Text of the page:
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(en) Workers solidarity, 72 Sep. 2002 -

From Worker <a-infos-en@ainfos.ca>
Date Sat, 28 Sep 2002 23:41:01 -0400 (EDT)
Review Cuban Anarchism - The History of a Movement

      A - I N F O S  N E W S  S E R V I C E

Frank Fernández first gives a detailed and well
documented account of how libertarian ideas first
took hold in Cuba. During the1850s, mass Spanish
immigration to Cuba brought with it new
revolutionary ideas. These ideas interacted with the
misery of the super-exploited Cuban workers, slaves
and campesinos.

As early as 1857 anarchist ideas took root with the
creation of workers' mutual aid associations, regional
centres and secular schools. By the 1880s there were
several explicitly anarchist workers associations and
publications such as El Productor , a popular
anarchist newspaper, which was published twice
weekly by 1888. Towards the end of the decade
several anarchist-organised strikes shook the Cuban
tobacco industry.

The 1890's in Cuba saw the war for independence
from Spain. Fernández describes the differences that
existed within the anarchist movement over
involvement in the war of independence. In 1892,
however, a Cuban anarchist conference voted in
support of the independence movement and despite
differences of opinion many Cuban anarchists
actively cooperated with the separatists.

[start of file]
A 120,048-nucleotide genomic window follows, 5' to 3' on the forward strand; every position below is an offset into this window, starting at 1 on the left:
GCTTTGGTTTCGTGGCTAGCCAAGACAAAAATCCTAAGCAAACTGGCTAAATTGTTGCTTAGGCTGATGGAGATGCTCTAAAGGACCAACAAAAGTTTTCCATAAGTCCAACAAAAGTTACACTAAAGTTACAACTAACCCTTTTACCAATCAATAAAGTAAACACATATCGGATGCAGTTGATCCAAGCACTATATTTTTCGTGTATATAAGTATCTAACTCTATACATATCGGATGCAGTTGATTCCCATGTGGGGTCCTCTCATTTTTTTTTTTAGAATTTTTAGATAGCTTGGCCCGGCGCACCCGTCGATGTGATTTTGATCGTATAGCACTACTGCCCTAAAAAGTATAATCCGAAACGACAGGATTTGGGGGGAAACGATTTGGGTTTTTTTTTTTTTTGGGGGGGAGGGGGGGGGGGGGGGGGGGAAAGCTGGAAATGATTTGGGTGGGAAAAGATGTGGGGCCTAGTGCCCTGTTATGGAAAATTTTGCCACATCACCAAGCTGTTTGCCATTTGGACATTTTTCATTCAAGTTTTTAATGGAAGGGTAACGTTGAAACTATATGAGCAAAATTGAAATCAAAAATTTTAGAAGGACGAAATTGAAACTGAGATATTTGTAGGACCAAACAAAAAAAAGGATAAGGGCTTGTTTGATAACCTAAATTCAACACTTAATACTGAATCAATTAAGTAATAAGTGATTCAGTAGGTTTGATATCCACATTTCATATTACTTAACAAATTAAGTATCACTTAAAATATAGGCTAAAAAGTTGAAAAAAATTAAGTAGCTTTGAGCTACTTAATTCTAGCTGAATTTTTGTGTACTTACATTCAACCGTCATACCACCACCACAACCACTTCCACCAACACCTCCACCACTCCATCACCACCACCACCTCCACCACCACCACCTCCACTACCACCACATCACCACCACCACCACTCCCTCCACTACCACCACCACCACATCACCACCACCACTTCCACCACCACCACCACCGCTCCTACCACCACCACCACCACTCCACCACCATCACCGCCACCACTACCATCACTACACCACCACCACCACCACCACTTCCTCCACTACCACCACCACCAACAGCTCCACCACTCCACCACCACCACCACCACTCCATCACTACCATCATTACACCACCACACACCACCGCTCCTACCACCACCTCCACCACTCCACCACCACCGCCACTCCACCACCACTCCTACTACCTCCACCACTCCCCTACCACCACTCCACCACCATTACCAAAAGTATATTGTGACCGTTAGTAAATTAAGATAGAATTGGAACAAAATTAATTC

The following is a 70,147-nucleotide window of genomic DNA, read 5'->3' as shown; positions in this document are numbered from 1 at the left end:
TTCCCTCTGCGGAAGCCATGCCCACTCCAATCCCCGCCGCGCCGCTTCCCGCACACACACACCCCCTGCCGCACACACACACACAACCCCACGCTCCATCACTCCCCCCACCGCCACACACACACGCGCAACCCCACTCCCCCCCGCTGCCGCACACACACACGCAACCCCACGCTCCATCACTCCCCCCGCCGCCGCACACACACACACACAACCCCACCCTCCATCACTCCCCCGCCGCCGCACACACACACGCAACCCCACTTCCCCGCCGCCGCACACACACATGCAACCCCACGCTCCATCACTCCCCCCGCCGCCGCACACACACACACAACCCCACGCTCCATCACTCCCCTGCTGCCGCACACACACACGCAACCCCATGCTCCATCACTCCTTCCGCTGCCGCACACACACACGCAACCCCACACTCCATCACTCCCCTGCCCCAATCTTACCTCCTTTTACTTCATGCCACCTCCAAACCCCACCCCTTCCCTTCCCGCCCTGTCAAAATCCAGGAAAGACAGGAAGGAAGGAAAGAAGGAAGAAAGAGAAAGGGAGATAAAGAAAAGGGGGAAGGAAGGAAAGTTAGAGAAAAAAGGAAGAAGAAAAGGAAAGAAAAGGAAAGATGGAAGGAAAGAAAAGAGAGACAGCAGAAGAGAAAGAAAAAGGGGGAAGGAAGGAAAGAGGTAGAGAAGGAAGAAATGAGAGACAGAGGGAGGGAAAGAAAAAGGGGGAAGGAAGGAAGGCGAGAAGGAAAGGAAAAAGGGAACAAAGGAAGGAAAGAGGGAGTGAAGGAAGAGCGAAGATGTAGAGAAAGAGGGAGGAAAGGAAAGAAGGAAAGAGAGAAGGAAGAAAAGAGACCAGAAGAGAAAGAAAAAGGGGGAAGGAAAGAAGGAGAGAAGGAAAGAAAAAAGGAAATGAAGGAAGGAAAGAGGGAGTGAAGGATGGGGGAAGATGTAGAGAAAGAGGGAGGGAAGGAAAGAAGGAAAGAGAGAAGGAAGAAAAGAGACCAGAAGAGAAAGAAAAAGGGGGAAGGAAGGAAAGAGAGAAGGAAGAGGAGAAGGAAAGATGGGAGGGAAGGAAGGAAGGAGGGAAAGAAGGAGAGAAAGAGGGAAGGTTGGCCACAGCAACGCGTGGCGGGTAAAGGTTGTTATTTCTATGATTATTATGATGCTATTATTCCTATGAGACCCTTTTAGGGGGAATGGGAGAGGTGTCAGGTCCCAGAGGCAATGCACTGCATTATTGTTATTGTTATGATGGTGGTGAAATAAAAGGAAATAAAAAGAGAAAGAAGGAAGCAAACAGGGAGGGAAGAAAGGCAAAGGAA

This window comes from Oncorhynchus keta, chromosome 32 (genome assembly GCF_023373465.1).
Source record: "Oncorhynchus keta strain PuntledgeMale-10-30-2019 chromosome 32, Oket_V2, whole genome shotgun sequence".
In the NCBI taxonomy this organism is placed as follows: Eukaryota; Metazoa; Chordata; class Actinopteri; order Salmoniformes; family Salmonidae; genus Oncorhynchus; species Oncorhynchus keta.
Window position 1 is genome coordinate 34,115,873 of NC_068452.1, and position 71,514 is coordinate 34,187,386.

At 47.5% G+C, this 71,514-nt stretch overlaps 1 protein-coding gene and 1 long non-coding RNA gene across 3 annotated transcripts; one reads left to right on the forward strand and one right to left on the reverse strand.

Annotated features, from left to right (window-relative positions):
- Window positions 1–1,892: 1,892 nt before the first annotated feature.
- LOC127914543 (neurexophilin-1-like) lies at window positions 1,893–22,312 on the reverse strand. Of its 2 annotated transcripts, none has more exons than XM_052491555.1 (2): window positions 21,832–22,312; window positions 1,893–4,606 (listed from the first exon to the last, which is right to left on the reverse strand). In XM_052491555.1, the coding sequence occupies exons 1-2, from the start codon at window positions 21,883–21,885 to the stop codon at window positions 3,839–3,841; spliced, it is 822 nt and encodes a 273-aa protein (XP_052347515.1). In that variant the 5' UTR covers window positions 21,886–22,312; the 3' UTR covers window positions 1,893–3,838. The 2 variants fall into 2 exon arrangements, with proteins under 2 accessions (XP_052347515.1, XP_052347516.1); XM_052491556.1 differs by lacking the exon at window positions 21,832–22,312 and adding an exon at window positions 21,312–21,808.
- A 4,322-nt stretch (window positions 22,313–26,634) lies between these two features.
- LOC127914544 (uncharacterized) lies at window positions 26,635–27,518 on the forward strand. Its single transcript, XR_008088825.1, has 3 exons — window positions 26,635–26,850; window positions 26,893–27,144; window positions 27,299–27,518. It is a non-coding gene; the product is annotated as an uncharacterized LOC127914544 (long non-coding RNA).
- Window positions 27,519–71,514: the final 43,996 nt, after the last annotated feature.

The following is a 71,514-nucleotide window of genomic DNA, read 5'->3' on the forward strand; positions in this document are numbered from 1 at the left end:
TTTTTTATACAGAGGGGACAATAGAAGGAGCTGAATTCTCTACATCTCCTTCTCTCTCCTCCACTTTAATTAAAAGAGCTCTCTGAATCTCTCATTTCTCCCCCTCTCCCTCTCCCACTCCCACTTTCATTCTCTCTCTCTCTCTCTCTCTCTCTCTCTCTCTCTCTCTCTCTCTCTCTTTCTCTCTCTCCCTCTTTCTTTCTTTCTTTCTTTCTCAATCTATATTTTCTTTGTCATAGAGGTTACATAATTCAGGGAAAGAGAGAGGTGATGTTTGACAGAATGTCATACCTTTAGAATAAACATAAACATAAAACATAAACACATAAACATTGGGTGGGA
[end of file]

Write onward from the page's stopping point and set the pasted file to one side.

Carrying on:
After the war of independence class struggle
continued in Cuba this time under the yoke of
Yankee imperialism. Despite often severe repression
anarchists continued fighting to build Cuba's militant
labour movement and in the 1920s in particular
anarchist books, periodicals and pamphlets
proliferated. Although there was no specifically
anarcho-syndicalist trade union, anarcho-syndicalist
ideas predominated within the large trade union
federations such as the Workers' Federation of
Havana (FOH) and the Confederación Nacional
Obrera de Cuba (CNOC),

Anarchist influence declined after the 1930's when
the PCC (the Cuban Communist Party) made deals
first with the Machado government, then with
Batista, which put the PCC in control of the trade
union confederation, making it dependent on the

Fernández goes on to describe anarchist participation
in the armed struggle against the Batista dictatorship
and the repression of the anarchists after Fidel Castro
- máximo lider - came to power. All opposition to the
new state was eliminated; press, radio, television
censored or suppressed. Leading
anarcho-syndicalists were expelled from unions and
many imprisoned, tortured, murdered. Left with few
alternatives many Cuban anarchists went into exile.

The remainder of the book details the experience of
the Cuban anarchists in exile, their various
publications and their difficulties in relation to the
international anarchist movement, which was initially
often reluctant to oppose Castro's revolution.

A weakness in the book lies with it's lack of a general
analysis of the Cuban revolution, with Fernandez
analysis differing little to that of the US bourgeoisie.
Nevertheless the book as a whole is well researched
and informative and is a much needed source of
information on the important role that anarchists
played throughout the history of the Cuban workers

                          Deirdre Hogan

Also available free online at

This page is from the print version of the Irish Anarchist paper 'Workers
  Solidarity'.  http://struggle.ws/worksol.html

We also provide PDF files of all our publications for you to print out
 and distribute locally http://struggle.ws/wsm/pdf.html

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